Half Term Report – Top 10 albums of the year so far

For me 2014 has already eclipsed the previous year for musical diversity, creativity and innovation about all aspects of the craft; whether it’s through the production or lyrics, it has been a far better year already. The most obvious evidence is the lack of full marks in 2013 and the two full marks we’ve had already this year. On top of this, the average rating of 2013’s top 10 albums was 8.85 while the first half of 2014 has already produced a score of 9.05 and I’m sure that will rise by the time we get to December. So here are some of the contenders so far.

10. Bombay Bicycle Club – So Long, See You Tomorrow

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Despite having a slight knack of becoming a little too bogged down in similar subdued moments, it bats those moments back with some wonderful atmospheric bursts and rhythms that encapsulate so many unexpected hooks. Another change of direction and one of their best yet.

9. Kasabian 48:13

Another marvellous piece of re-imagination after the false start of their last album; 48:13 delivers their vision almost perfectly. It’s bold, in your face and you can’t ignore it. At other times it’s unsettling and thought provoking. Whether it’s driven through eerie electronica or EDM-enthused hard rock, it works. This is even more true live.

8. Damon AlbarnEveryday Robots

Full of mystery, intrigue, reflection and honest cynicism. An album that remains slightly lost in the thoughts and feelings of Damon Albarn, but what a place to be lost in. It flows or even trickles along from one song into the next and through peek some moments of real beauty. For a debut album too? Remember the name…. he’ll go far this one….

7. Warpaint – Warpaint

An accomplished piece of expansive art rock. Despite it’s growing and expanding sounds that they produce with ease; this album usually incorporates a captivating central element to it’s songs that filter out a hopeful atmosphere into a murky and lingering gloom that keeps you perched on the edge of your seat. A perfect example of production discipline and manipulation.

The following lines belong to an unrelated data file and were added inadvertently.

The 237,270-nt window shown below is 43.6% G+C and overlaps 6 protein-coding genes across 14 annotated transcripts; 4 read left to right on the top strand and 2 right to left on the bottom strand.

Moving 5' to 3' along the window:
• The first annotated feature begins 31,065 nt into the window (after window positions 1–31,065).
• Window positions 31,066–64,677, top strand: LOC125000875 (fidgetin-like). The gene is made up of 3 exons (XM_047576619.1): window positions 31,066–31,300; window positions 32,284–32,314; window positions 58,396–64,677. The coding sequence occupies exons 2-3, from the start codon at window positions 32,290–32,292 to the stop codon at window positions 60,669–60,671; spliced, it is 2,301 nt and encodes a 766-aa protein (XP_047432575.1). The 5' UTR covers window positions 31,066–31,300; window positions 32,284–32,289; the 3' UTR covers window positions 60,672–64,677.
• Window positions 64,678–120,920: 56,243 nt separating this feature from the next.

6. Bastard Mountain – Farewell Bastard Mountain

Admittedly this album by the British folk collective was something I wasn’t expecting to blow me away and in reality it didn’t. It did, however immerse me into the raw and natural soundscapes that were produced by more traditional means. An album that is inherently beautiful and a credit to their capable musicianship. As simple as that.

5. The Horrors – Luminous

Luminous was a slightly odd turn for The Horrors to take but one you would have imagined was going to come. They stopped and pondered. They looked at Skying and thought they could make it better. They did. The added sense of rhythm and connection with these songs are brilliant along with the revelation that was Faris’ vocal development and added ability. It just about justified the three year wait and despite not having the effortless soars and sweeps of their previous album, nor the varied and innovative nature of the sublime Primary Colours; it is still a wondrous creation as you’d expect from The Horrors, even if it was weirdly familiar.